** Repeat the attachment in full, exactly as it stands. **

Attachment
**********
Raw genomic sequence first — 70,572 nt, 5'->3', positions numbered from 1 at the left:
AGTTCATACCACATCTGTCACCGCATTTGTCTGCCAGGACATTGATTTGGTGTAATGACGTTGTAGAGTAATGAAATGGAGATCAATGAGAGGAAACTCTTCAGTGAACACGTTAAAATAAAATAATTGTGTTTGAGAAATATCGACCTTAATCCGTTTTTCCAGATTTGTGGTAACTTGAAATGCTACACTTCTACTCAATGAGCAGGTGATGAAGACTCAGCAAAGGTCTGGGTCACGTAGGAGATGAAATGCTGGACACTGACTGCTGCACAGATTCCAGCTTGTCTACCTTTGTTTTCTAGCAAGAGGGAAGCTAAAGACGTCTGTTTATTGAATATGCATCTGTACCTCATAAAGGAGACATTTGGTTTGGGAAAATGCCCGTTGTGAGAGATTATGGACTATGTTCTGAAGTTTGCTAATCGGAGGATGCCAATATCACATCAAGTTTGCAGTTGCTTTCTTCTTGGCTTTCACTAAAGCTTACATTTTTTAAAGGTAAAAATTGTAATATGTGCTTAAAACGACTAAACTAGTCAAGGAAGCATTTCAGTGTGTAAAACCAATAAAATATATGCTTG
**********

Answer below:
Raw genomic sequence first — 70,572 nt, 5'->3', positions numbered from 1 at the left:
AGTTCATACCACATCTGTCACCGCATTTGTCTGCCAGGACATTGATTTGGTGTAATGACGTTGTAGAGTAATGAAATGGAGATCAATGAGAGGAAACTCTTCAGTGAACACGTTAAAATAAAATAATTGTGTTTGAGAAATATCGACCTTAATCCGTTTTTCCAGATTTGTGGTAACTTGAAATGCTACACTTCTACTCAATGAGCAGGTGATGAAGACTCAGCAAAGGTCTGGGTCACGTAGGAGATGAAATGCTGGACACTGACTGCTGCACAGATTCCAGCTTGTCTACCTTTGTTTTCTAGCAAGAGGGAAGCTAAAGACGTCTGTTTATTGAATATGCATCTGTACCTCATAAAGGAGACATTTGGTTTGGGAAAATGCCCGTTGTGAGAGATTATGGACTATGTTCTGAAGTTTGCTAATCGGAGGATGCCAATATCACATCAAGTTTGCAGTTGCTTTCTTCTTGGCTTTCACTAAAGCTTACATTTTTTAAAGGTAAAAATTGTAATATGTGCTTAAAACGACTAAACTAGTCAAGGAAGCATTTCAGTGTGTAAAACCAATAAAATATATGCTTG